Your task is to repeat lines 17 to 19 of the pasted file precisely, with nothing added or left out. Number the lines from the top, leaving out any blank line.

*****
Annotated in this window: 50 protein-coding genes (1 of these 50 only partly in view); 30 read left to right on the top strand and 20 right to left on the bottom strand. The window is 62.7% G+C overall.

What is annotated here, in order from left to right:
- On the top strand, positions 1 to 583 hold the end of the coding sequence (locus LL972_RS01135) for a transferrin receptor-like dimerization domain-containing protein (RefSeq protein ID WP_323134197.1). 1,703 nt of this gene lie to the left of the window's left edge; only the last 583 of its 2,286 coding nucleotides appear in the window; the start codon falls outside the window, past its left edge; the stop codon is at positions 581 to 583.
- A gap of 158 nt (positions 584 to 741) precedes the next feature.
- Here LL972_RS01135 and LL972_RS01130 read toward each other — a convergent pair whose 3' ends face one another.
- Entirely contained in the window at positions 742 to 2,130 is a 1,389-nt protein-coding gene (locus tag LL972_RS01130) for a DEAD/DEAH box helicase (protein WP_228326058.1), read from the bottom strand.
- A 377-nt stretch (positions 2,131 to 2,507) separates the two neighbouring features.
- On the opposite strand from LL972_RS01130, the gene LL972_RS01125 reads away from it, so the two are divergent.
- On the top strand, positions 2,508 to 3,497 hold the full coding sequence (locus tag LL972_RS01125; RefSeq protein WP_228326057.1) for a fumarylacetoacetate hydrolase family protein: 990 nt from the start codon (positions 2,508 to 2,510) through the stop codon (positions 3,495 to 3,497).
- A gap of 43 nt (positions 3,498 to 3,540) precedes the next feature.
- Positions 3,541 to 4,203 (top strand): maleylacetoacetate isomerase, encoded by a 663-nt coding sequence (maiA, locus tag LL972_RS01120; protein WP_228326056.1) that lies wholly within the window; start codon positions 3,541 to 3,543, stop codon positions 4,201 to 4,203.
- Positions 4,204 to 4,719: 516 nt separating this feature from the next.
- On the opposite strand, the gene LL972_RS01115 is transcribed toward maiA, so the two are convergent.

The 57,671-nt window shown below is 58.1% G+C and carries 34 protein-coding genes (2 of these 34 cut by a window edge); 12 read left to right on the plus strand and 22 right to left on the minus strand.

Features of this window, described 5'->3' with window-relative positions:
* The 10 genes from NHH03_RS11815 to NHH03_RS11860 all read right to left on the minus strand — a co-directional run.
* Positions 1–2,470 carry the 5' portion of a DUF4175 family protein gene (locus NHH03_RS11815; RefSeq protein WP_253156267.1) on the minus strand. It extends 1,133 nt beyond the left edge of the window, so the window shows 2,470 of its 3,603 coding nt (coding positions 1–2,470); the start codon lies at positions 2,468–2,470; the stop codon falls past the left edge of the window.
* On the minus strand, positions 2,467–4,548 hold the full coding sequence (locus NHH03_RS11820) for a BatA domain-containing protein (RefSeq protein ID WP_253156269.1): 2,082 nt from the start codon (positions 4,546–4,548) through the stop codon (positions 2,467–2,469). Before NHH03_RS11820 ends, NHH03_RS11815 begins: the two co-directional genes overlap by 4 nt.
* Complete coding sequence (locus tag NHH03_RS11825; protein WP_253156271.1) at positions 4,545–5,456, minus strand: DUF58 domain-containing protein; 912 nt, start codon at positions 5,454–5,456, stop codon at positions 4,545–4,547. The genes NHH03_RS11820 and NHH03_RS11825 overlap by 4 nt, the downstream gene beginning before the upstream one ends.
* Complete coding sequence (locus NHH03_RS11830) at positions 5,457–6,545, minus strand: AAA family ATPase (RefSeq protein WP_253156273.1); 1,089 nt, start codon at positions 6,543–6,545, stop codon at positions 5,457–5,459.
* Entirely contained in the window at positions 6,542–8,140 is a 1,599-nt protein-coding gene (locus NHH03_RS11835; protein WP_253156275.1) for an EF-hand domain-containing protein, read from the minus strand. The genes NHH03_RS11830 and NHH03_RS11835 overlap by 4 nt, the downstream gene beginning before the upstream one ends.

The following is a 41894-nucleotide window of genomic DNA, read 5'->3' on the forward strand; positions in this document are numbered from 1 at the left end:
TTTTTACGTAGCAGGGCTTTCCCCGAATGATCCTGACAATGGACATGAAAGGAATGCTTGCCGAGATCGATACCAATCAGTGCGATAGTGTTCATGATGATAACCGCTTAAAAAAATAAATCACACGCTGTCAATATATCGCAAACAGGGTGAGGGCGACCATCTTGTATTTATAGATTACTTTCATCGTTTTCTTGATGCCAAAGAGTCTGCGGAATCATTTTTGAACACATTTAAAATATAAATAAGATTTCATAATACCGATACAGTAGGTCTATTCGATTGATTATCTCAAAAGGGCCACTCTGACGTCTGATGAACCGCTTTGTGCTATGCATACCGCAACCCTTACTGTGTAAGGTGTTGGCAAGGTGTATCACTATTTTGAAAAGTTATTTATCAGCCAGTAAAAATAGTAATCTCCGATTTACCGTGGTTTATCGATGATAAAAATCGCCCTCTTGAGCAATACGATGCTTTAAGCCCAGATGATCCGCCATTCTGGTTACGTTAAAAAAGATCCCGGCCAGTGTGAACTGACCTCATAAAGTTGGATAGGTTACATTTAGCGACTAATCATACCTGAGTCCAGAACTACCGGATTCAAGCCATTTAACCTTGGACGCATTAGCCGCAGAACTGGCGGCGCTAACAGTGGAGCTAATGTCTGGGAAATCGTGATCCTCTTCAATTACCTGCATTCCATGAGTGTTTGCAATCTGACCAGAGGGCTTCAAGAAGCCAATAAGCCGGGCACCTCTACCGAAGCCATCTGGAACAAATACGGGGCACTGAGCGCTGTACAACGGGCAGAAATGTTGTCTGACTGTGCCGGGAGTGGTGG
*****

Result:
* Positions 1–2,470 carry the 5' portion of a DUF4175 family protein gene (locus NHH03_RS11815; RefSeq protein WP_253156267.1) on the minus strand. It extends 1,133 nt beyond the left edge of the window, so the window shows 2,470 of its 3,603 coding nt (coding positions 1–2,470); the start codon lies at positions 2,468–2,470; the stop codon falls past the left edge of the window.
* On the minus strand, positions 2,467–4,548 hold the full coding sequence (locus NHH03_RS11820) for a BatA domain-containing protein (RefSeq protein ID WP_253156269.1): 2,082 nt from the start codon (positions 4,546–4,548) through the stop codon (positions 2,467–2,469). Before NHH03_RS11820 ends, NHH03_RS11815 begins: the two co-directional genes overlap by 4 nt.
* Complete coding sequence (locus tag NHH03_RS11825; protein WP_253156271.1) at positions 4,545–5,456, minus strand: DUF58 domain-containing protein; 912 nt, start codon at positions 5,454–5,456, stop codon at positions 4,545–4,547. The genes NHH03_RS11820 and NHH03_RS11825 overlap by 4 nt, the downstream gene beginning before the upstream one ends.